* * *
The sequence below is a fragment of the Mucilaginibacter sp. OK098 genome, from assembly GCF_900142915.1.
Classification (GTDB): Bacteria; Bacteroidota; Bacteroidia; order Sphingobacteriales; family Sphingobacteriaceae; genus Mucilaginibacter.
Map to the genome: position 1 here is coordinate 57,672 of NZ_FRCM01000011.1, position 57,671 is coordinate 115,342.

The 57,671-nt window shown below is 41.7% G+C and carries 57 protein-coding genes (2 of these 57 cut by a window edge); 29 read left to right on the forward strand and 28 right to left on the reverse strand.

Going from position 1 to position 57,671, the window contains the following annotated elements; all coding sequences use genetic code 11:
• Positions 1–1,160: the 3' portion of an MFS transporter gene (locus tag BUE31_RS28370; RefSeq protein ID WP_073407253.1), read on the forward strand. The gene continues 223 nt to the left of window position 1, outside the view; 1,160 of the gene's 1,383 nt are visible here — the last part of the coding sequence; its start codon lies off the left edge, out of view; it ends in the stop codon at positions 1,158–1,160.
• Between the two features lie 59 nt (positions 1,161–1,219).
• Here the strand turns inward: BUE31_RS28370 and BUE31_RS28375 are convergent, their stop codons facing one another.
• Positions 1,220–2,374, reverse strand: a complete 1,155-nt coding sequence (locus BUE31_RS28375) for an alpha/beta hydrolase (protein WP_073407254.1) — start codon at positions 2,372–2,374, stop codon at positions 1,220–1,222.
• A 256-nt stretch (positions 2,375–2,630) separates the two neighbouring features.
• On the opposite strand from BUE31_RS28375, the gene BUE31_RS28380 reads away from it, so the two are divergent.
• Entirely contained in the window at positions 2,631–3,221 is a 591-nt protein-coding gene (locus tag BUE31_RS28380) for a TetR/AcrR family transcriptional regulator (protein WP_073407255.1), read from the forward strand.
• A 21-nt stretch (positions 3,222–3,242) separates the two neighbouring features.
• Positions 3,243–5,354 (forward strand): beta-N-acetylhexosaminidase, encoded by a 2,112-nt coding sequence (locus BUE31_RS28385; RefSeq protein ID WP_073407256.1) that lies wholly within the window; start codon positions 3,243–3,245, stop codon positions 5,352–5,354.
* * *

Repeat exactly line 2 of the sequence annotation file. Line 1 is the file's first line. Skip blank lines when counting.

Classification (GTDB): Bacteria; Bacteroidota; Bacteroidia; order Sphingobacteriales; family Sphingobacteriaceae; genus Mucilaginibacter.